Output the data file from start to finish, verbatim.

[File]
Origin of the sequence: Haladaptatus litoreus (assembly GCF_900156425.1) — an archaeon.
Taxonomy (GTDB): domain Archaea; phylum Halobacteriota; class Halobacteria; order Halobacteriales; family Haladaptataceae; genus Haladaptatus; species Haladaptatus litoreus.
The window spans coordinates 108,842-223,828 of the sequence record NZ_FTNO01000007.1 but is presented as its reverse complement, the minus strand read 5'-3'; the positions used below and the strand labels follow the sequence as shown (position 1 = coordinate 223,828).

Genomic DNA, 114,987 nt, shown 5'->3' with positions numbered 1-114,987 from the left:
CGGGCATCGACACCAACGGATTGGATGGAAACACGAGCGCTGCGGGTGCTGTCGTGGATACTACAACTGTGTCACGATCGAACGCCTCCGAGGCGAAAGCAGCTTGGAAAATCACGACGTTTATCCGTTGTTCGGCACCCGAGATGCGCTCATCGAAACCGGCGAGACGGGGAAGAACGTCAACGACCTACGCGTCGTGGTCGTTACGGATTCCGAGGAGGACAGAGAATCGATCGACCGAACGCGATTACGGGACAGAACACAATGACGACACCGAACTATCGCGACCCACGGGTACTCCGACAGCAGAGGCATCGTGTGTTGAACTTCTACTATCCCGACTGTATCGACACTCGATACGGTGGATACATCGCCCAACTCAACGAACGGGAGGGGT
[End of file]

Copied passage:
Origin of the sequence: Haladaptatus litoreus (assembly GCF_900156425.1) — an archaeon.
Taxonomy (GTDB): domain Archaea; phylum Halobacteriota; class Halobacteria; order Halobacteriales; family Haladaptataceae; genus Haladaptatus; species Haladaptatus litoreus.
The window spans coordinates 108,842-223,828 of the sequence record NZ_FTNO01000007.1 but is presented as its reverse complement, the minus strand read 5'-3'; the positions used below and the strand labels follow the sequence as shown (position 1 = coordinate 223,828).

Genomic DNA, 114,987 nt, shown 5'->3' with positions numbered 1-114,987 from the left:
CGGGCATCGACACCAACGGATTGGATGGAAACACGAGCGCTGCGGGTGCTGTCGTGGATACTACAACTGTGTCACGATCGAACGCCTCCGAGGCGAAAGCAGCTTGGAAAATCACGACGTTTATCCGTTGTTCGGCACCCGAGATGCGCTCATCGAAACCGGCGAGACGGGGAAGAACGTCAACGACCTACGCGTCGTGGTCGTTACGGATTCCGAGGAGGACAGAGAATCGATCGACCGAACGCGATTACGGGACAGAACACAATGACGACACCGAACTATCGCGACCCACGGGTACTCCGACAGCAGAGGCATCGTGTGTTGAACTTCTACTATCCCGACTGTATCGACACTCGATACGGTGGATACATCGCCCAACTCAACGAACGGGAGGGGT